"Yes, yes!" Natasha murmured as if in vexation. Then she sighed
loudly and, catching her breath more and more quickly, began to sob.

"What is it? What's the matter?"

"Oh, I am so happy!" she replied, smiled through her tears, bent
over closer to him, paused for an instant as if asking herself whether
she might, and then kissed him.

Prince Andrew held her hands, looked into her eyes, and did not find
in his heart his former love for her. Something in him had suddenly
changed; there was no longer the former poetic and mystic charm of
desire, but there was pity for her feminine and childish weakness,
fear at her devotion and trustfulness, and an oppressive yet joyful
sense of the duty that now bound him to her forever. The present
feeling, though not so bright and poetic as the former, was stronger
and more serious.

"Did your mother tell you that it cannot be for a year?" asked
Prince Andrew, still looking into her eyes.

"Is it possible that I- the 'chit of a girl,' as everybody called
me," thought Natasha- "is it possible that I am now to be the wife and
the equal of this strange, dear, clever man whom even my father
looks up to? Can it be true? Can it be true that there can be no
more playing with life, that now I am grown up, that on me now lies
a responsibility for my every word and deed? Yes, but what did he
ask me?"

"No," she replied, but she had not understood his question.

"Forgive me!" he said. "But you are so young, and I have already
been through so much in life. I am afraid for you, you do not yet know
yourself."

Natasha listened with concentrated attention, trying but failing
to take in the meaning of his words.

"Hard as this year which delays my happiness will be," continued
Prince Andrew, "it will give you time to be sure of yourself. I ask
you to make me happy in a year, but you are free: our engagement shall
remain a secret, and should you find that you do not love me, or
should you come to love..." said Prince Andrew with an unnatural
smile.

"Why do you say that?" Natasha interrupted him. "You know that
from the very day you first came to Otradnoe I have loved you," she
cried, quite convinced that she spoke the truth.

"In a year you will learn to know yourself...."

"A whole year!" Natasha repeated suddenly, only now realizing that
the marriage was to be postponed for a year. "But why a year? Why a
year?..."

Prince Andrew began to explain to her the reasons for this delay.
Natasha did not hear him.

"And can't it be helped?" she asked. Prince Andrew did not reply,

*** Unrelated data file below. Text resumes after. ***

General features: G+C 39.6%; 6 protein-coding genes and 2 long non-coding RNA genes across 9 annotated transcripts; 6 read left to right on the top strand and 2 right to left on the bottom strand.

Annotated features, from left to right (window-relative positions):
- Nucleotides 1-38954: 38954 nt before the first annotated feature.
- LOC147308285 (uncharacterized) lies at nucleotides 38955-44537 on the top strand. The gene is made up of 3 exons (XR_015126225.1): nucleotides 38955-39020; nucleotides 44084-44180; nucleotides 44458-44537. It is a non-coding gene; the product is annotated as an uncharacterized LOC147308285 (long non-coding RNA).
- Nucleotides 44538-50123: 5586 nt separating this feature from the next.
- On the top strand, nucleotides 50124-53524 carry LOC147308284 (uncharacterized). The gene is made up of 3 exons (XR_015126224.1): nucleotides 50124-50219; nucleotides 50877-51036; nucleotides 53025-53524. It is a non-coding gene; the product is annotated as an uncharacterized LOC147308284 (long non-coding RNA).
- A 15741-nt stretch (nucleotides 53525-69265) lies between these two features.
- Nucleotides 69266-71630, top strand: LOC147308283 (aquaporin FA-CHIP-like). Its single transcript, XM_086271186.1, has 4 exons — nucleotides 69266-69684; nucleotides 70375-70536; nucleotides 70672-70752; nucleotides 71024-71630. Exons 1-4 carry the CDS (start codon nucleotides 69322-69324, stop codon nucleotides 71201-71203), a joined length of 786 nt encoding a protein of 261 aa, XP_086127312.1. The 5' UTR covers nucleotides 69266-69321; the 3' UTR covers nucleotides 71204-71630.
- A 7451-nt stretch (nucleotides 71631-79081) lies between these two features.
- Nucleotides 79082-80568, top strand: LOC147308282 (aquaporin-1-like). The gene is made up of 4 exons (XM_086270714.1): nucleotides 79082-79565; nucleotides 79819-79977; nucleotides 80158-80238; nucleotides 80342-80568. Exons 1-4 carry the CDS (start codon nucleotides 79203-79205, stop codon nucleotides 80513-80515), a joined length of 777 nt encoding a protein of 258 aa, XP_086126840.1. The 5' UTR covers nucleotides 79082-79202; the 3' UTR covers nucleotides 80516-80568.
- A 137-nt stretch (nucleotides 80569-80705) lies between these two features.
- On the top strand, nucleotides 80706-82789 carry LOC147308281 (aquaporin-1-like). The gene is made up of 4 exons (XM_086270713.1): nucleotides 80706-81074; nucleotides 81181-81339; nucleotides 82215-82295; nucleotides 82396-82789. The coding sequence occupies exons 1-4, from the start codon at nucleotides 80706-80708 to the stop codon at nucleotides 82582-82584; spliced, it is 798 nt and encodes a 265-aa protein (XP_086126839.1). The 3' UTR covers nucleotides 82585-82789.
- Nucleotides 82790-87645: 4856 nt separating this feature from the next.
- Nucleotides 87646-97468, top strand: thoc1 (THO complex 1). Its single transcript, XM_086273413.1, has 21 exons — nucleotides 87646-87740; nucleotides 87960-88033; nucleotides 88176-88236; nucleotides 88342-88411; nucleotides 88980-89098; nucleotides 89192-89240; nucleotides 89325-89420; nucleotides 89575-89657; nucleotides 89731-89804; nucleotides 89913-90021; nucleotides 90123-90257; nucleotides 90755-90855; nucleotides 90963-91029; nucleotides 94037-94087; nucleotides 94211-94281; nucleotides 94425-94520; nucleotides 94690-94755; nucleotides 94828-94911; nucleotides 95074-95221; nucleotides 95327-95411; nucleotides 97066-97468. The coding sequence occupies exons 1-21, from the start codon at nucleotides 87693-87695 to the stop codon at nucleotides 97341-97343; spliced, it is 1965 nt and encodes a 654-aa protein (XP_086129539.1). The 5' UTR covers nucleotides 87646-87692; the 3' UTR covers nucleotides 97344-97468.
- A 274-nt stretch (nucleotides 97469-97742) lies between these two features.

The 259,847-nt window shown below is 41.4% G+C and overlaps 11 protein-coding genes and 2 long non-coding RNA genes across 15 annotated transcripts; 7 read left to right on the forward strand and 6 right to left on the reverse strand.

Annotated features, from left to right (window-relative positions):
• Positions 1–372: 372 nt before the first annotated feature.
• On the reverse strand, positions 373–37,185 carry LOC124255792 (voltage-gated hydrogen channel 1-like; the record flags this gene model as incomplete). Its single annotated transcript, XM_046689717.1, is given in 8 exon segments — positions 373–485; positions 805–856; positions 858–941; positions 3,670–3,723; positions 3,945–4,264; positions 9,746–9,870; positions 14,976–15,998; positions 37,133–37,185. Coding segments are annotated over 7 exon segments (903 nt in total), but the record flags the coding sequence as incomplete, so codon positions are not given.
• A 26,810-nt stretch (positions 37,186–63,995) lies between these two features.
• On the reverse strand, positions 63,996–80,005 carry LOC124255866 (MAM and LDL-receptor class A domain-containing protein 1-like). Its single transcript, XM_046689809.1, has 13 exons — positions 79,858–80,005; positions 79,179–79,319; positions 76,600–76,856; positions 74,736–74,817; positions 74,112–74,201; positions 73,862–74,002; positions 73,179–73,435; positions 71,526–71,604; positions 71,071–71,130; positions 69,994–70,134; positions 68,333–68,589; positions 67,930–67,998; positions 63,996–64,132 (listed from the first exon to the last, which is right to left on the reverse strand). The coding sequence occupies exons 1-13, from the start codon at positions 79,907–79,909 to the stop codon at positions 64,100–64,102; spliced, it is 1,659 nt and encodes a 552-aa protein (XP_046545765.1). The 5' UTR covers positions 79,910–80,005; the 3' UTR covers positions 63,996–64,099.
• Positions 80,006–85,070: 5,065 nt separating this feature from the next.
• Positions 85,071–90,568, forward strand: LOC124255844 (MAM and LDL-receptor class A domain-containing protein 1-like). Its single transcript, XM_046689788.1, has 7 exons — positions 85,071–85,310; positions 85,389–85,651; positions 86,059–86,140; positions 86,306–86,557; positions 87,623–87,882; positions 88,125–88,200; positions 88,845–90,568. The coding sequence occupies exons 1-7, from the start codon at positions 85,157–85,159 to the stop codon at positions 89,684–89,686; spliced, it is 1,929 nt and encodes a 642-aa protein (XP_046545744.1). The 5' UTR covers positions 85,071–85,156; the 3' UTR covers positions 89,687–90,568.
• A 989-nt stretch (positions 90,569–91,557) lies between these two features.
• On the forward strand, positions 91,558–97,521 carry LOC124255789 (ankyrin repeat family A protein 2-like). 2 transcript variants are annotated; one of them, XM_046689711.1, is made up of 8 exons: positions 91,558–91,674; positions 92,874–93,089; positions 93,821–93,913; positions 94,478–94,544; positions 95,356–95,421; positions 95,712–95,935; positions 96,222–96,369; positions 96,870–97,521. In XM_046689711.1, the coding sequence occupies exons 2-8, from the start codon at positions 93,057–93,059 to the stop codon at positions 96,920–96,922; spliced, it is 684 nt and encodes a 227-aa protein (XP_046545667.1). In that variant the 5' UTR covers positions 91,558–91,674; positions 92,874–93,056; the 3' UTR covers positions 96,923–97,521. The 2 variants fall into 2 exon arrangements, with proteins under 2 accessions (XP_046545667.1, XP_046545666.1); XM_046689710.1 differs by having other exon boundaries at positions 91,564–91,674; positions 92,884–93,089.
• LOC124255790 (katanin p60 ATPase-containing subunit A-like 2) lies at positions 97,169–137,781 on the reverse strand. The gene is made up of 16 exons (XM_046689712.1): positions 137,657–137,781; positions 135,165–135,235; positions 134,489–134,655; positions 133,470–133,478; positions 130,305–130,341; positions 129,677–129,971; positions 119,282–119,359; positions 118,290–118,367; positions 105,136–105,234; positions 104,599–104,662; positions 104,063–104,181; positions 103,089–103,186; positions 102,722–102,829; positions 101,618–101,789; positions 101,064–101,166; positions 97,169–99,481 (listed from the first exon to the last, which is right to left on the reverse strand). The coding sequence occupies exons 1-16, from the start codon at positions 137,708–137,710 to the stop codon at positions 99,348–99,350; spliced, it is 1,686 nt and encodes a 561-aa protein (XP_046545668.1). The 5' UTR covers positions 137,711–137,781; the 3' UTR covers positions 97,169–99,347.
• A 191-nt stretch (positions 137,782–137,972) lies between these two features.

but his face expressed the impossibility of altering that decision.

"It's awful! Oh, it's awful! awful!" Natasha suddenly cried, and
again burst into sobs. "I shall die, waiting a year: it's
impossible, it's awful!" She looked into her lover's face and saw in
it a look of commiseration and perplexity.

"No, no! I'll do anything!" she said, suddenly checking her tears.
"I am so happy."

The father and mother came into the room and gave the betrothed
couple their blessing.

From that day Prince Andrew began to frequent the Rostovs' as
Natasha's affianced lover.

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War And Peace - Book Six 1808-10 - Chapter 24 War And Peace - Book Six 1808-10 - Chapter 24

War And Peace - Book Six 1808-10 - Chapter 24
No betrothal ceremony took place and Natasha's engagement toBolkonski was not announced; Prince Andrew insisted on that. He saidthat as he was responsible for the delay he ought to bear the wholeburden of it; that he had given his word and bound himself forever,but that he did not wish to bind Natasha and gave her perfect freedom.If after six months she felt that she did not love him she wouldhave full right to reject him. Naturally neither Natasha nor herparents wished to hear of this, but Prince Andrew was firm. He cameevery day to the Rostovs', but did not behave to
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War And Peace - Book Six 1808-10 - Chapter 22 War And Peace - Book Six 1808-10 - Chapter 22

War And Peace - Book Six 1808-10 - Chapter 22
Next day, having been invited by the count, Prince Andrew dined withthe Rostovs and spent the rest of the day there.Everyone in the house realized for whose sake Prince Andrew came,and without concealing it he tried to be with Natasha all day. Notonly in the soul of the frightened yet happy and enraptured Natasha,but in the whole house, there was a feeling of awe at somethingimportant that was bound to happen. The countess looked with sad andsternly serious eyes at Prince Andrew when he talked to Natasha andtimidly started some artificial conversation about trifles as soonas he looked her way. Sonya